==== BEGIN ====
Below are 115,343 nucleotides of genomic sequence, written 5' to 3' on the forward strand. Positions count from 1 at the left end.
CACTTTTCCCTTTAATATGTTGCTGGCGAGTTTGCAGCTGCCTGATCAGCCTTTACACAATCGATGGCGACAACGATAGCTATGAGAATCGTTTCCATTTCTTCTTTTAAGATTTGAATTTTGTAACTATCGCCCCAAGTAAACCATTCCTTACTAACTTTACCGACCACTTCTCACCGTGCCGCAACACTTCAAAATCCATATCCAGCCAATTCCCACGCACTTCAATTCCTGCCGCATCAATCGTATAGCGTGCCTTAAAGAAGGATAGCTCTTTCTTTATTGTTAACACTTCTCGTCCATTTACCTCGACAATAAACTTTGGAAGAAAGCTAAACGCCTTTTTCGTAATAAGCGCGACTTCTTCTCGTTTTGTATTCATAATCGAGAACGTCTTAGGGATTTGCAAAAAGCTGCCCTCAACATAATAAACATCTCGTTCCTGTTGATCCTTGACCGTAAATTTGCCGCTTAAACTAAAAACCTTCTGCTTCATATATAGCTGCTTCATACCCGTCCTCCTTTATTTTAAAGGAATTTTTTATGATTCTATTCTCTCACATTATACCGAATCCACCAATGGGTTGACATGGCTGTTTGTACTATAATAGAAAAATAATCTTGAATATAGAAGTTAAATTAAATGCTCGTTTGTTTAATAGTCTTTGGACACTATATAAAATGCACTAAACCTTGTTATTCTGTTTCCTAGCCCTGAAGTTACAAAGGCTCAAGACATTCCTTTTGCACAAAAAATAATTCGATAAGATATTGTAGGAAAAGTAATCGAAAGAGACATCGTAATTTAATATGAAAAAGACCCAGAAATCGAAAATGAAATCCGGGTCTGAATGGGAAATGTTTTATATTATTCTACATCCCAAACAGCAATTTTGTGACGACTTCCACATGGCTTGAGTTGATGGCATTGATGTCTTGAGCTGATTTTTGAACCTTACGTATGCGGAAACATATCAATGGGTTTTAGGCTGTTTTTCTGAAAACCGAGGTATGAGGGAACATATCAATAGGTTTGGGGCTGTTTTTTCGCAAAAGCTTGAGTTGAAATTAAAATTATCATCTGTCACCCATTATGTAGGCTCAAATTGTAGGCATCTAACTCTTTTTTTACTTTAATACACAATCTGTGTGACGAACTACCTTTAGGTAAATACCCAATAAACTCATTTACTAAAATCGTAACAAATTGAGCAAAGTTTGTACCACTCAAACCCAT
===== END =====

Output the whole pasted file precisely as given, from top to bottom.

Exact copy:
Below are 115,343 nucleotides of genomic sequence, written 5' to 3' on the forward strand. Positions count from 1 at the left end.
CACTTTTCCCTTTAATATGTTGCTGGCGAGTTTGCAGCTGCCTGATCAGCCTTTACACAATCGATGGCGACAACGATAGCTATGAGAATCGTTTCCATTTCTTCTTTTAAGATTTGAATTTTGTAACTATCGCCCCAAGTAAACCATTCCTTACTAACTTTACCGACCACTTCTCACCGTGCCGCAACACTTCAAAATCCATATCCAGCCAATTCCCACGCACTTCAATTCCTGCCGCATCAATCGTATAGCGTGCCTTAAAGAAGGATAGCTCTTTCTTTATTGTTAACACTTCTCGTCCATTTACCTCGACAATAAACTTTGGAAGAAAGCTAAACGCCTTTTTCGTAATAAGCGCGACTTCTTCTCGTTTTGTATTCATAATCGAGAACGTCTTAGGGATTTGCAAAAAGCTGCCCTCAACATAATAAACATCTCGTTCCTGTTGATCCTTGACCGTAAATTTGCCGCTTAAACTAAAAACCTTCTGCTTCATATATAGCTGCTTCATACCCGTCCTCCTTTATTTTAAAGGAATTTTTTATGATTCTATTCTCTCACATTATACCGAATCCACCAATGGGTTGACATGGCTGTTTGTACTATAATAGAAAAATAATCTTGAATATAGAAGTTAAATTAAATGCTCGTTTGTTTAATAGTCTTTGGACACTATATAAAATGCACTAAACCTTGTTATTCTGTTTCCTAGCCCTGAAGTTACAAAGGCTCAAGACATTCCTTTTGCACAAAAAATAATTCGATAAGATATTGTAGGAAAAGTAATCGAAAGAGACATCGTAATTTAATATGAAAAAGACCCAGAAATCGAAAATGAAATCCGGGTCTGAATGGGAAATGTTTTATATTATTCTACATCCCAAACAGCAATTTTGTGACGACTTCCACATGGCTTGAGTTGATGGCATTGATGTCTTGAGCTGATTTTTGAACCTTACGTATGCGGAAACATATCAATGGGTTTTAGGCTGTTTTTCTGAAAACCGAGGTATGAGGGAACATATCAATAGGTTTGGGGCTGTTTTTTCGCAAAAGCTTGAGTTGAAATTAAAATTATCATCTGTCACCCATTATGTAGGCTCAAATTGTAGGCATCTAACTCTTTTTTTACTTTAATACACAATCTGTGTGACGAACTACCTTTAGGTAAATACCCAATAAACTCATTTACTAAAATCGTAACAAATTGAGCAAAGTTTGTACCACTCAAACCCAT